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Discussion Starter · #12 ·
I'm still reading of "concern", I'd too like to know about the black levels issue and if it has been resolved.


I do wish to avoid 2:3 pulldown, this pretty much has me sold on Plasma, which I thought avoided this issue at 600hz.
 

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Quote:
Originally Posted by HopefulFred /forum/post/0


Are all the 600Hz Panasonic plasmas 24fps-capable? My P50G10 is (at 48HZ, which does flicker some) but I can't tell by reading the specs.


Maybe the OP doesn't care, but I prefer 48Hz with some flicker to a 2:3 pulldown. Also, as I've been away from all the plasma threads for a while - is there concern over the rising black levels still, or has that all been "corrected" for new models?


Fred

You are right. 24p capable HDTV is relatively new and I am assuming the OP will check that his plasma has this capability.


48Hz is 2:2 pulldown while 600Hz subfield is more a marketing gimmick against LCD 120/240Hz for J6P to compare against, and nothing to do with pulldown. Marketing aside 24p plasma is better for film with 2:2 3:3 or 4:4 pulldown, though panny 4:4 pulldown seems to have some problems as some threads suggest.
 

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Discussion Starter · #14 ·

Quote:
Originally Posted by spyboy /forum/post/19519751


And all the Panasonic Plasmas are 600 Hz subfield drive, which is nothing like 120 hz in LCD, just so you are clear. Plasma is inherently good with showing motion without blur. 120 Hz is to reduce motion blur compared to 60 Hz LCDs.

Actually, I'm not clear on this. I assumed 600hz was 5x better than 120hz.
 

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Quote:
Originally Posted by L1ft /forum/post/19521449


Actually, I'm not clear on this. I assumed 600hz was 5x better than 120hz.

No, plasma's 600hz subfield drive and LCD's 120hz or 240hz refresh rates are not analagous to each other. They each refer to two very different things. LCD utilizes 120hz or 240hz technology to help improve the poor motion resolution that is inherent to most LCDs. Plasma has no real need for such technology as it naturally handles motion/fast-moving images quite well. However, many consumers don't realize that so plasma manufacturers started to tout plasma's 600hz subfield drive as a marketing strategy to counter all the buzz about 120hz/240hz refresh rates on LCDs.


Here is a link to get you started on what plasma's subfield drive is referring to:

http://hometheater.about.com/od/tele...d_Drive_Is.htm
 

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Both links are rampant with misinformation. The only competent information in both is that 600Hz subfield drive refers to the compiled refresh rate miltiplied by the pulse rate and that it is used solely as a marketing tool. Aside from that they make no sense explaining why it is used and how it relates to motion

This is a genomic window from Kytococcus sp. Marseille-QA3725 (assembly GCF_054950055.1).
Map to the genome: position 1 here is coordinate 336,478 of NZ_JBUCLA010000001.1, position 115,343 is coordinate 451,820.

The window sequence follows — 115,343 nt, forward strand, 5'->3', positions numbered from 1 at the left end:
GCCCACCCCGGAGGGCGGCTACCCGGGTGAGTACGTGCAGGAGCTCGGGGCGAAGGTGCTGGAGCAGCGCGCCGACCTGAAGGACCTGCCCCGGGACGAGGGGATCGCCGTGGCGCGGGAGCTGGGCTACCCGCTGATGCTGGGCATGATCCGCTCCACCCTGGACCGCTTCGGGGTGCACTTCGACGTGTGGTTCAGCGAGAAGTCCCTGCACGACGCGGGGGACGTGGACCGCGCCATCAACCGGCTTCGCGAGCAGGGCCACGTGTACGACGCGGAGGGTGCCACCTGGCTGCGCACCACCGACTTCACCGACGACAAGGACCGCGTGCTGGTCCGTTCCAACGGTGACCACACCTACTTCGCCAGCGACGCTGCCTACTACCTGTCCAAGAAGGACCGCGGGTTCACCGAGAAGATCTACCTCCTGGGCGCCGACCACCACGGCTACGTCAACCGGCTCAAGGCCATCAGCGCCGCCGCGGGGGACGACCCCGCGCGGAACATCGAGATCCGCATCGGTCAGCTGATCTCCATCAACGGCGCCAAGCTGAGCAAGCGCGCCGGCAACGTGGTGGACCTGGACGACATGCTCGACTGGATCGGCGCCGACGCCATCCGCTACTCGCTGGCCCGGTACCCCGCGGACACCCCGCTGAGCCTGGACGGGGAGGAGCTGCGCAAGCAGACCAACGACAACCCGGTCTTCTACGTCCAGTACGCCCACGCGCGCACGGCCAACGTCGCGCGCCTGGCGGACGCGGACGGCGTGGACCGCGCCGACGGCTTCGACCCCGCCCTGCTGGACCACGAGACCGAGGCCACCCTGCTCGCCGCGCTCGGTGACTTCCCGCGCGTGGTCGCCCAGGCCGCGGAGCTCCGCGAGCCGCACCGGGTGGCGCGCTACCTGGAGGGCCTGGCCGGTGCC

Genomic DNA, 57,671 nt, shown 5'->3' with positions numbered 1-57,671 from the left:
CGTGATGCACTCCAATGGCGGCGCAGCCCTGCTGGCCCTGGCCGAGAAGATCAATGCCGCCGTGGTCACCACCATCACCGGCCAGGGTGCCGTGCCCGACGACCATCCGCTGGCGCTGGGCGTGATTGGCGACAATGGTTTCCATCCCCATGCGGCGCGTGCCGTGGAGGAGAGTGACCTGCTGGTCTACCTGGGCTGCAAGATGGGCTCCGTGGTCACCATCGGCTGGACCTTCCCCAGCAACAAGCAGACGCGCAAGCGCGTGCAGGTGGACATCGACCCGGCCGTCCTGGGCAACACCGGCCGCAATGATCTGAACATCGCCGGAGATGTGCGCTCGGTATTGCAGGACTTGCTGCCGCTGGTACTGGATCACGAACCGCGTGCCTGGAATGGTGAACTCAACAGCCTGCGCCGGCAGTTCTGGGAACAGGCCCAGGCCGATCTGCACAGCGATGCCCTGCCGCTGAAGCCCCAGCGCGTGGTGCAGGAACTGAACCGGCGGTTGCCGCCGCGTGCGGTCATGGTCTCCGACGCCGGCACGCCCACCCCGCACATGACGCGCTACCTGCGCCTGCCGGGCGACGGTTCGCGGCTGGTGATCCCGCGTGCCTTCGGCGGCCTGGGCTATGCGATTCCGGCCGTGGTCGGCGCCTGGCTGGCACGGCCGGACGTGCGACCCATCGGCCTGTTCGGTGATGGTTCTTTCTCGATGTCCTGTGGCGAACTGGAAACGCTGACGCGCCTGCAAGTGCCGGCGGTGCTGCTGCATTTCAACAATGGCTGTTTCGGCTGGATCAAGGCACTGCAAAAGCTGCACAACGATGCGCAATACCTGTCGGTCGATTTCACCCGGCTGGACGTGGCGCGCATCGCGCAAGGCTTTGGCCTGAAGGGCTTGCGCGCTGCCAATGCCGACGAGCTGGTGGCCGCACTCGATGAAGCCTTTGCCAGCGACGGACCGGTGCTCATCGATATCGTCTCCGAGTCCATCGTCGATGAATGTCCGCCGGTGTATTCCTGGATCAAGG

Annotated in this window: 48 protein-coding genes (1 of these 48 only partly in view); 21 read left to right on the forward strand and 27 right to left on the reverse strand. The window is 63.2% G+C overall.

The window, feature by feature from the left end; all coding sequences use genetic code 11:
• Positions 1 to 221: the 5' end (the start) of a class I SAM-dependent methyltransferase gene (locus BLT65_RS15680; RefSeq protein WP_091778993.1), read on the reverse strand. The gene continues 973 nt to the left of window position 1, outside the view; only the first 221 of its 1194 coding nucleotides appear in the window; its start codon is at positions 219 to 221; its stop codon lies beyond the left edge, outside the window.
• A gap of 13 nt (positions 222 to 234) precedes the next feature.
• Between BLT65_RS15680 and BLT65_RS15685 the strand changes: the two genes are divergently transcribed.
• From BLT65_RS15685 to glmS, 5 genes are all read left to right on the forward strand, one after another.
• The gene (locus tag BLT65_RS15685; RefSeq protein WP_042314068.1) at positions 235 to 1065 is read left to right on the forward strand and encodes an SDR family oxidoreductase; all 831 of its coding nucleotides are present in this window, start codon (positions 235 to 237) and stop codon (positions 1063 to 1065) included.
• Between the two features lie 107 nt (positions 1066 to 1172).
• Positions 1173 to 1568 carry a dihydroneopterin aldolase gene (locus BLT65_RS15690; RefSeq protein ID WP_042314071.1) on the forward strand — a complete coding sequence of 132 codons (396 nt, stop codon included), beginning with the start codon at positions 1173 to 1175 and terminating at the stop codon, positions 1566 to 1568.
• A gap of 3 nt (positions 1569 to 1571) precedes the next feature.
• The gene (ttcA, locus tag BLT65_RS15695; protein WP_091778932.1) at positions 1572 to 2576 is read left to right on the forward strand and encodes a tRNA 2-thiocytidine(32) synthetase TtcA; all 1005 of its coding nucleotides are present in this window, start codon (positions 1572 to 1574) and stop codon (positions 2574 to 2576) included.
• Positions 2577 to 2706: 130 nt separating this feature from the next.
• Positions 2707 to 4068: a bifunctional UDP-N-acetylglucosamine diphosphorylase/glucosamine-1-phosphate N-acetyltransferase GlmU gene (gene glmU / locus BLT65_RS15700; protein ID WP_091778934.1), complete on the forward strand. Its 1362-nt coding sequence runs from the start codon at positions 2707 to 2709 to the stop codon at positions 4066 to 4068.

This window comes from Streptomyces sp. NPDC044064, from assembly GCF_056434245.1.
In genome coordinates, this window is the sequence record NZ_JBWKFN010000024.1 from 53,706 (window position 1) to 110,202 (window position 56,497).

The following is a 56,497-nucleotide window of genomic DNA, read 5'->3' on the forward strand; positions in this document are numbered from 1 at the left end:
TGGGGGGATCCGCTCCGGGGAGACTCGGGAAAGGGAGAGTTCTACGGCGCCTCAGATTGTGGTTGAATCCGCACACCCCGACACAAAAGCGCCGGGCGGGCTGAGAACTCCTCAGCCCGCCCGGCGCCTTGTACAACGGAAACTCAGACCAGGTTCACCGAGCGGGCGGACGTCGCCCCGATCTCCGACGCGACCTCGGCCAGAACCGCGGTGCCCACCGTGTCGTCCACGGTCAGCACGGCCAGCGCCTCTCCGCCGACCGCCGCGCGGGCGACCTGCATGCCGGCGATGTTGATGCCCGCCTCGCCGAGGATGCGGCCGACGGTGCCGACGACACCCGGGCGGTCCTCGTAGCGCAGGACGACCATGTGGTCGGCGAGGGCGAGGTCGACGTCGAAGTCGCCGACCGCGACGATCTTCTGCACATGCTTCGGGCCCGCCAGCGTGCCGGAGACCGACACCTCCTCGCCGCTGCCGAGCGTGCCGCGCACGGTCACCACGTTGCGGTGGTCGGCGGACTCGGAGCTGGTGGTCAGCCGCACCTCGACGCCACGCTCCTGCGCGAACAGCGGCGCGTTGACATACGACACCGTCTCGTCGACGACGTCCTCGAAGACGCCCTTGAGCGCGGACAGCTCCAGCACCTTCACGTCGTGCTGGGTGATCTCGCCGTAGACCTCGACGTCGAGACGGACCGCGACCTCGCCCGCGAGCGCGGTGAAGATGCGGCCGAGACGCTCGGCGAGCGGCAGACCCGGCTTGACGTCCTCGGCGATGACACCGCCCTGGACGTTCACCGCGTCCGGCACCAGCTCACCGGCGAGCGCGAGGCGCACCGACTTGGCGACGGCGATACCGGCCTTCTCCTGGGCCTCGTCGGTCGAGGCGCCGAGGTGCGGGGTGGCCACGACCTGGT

Makes you wonder where they get there information from.
 

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I often see a VERY nice Panny 720p 50" plasma for just a few dollars over your budget, I would heartily endorse it. I have one of it's 42" brothers in my mix of plasmas and LCDs and it preforms very well. With the holiday deals coming up I know you will find it well under 600.


Performance wise I have no issues, and in some cases I feel it outperforms my pro-calibrated Samsung, particularly on SD content.
 

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Discussion Starter · #19 ·
My wife played the "trump" card at BB the other day. Damn tvs were playing sample video that included text and she freaked out on the jagged look the 720 plasmas offered. I tried explaining to no avail.


The good news is, our budget is slightly increased to accommodate 120hz LCD and that puts us squarely with the Vizio E420VL. The M420NV sells for $630 but appears to have no PQ advantages over the E420VL, just more inputs/outputs.


Not only is this set 100,000:1, 120hz, but the upgraded warranty from Costco seals the deal. It's about time our membership started paying for itself.


My only concern is that my (rather expensive) Yamaha receiver was the LAST one to come without HDMI, and I've heard that running audio over RCA causes lag issues. That would truly suck.


I/we haven't looked at this first-hand yet, so that would be the only deal breaker. That, or some last-minute advice from this forum!
 

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Quote:
Originally Posted by L1ft /forum/post/19545034


My wife played the "trump" card at BB the other day. Damn tvs were playing sample video that included text and she freaked out on the jagged look the 720 plasmas offered. I tried explaining to no avail.


The good news is, our budget is slightly increased to accommodate 120hz LCD and that puts us squarely with the Vizio E420VL. The M420NV sells for $630 but appears to have no PQ advantages over the E420VL, just more inputs/outputs.


Not only is this set 100,000:1, 120hz, but the upgraded warranty from Costco seals the deal. It's about time our membership started paying for itself.


My only concern is that my (rather expensive) Yamaha receiver was the LAST one to come without HDMI, and I've heard that running audio over RCA causes lag issues. That would truly suck.


I/we haven't looked at this first-hand yet, so that would be the only deal breaker. That, or some last-minute advice from this forum!

Don't worry about the audio issues. Just use an Optical Audio cable and you should be good to go. Go HDMI straight to your TV, then go Optical from your DVD/BD player to your receiver. Make sure you tell your player to output sound from your Optical rather than your HDMI and you should be fine.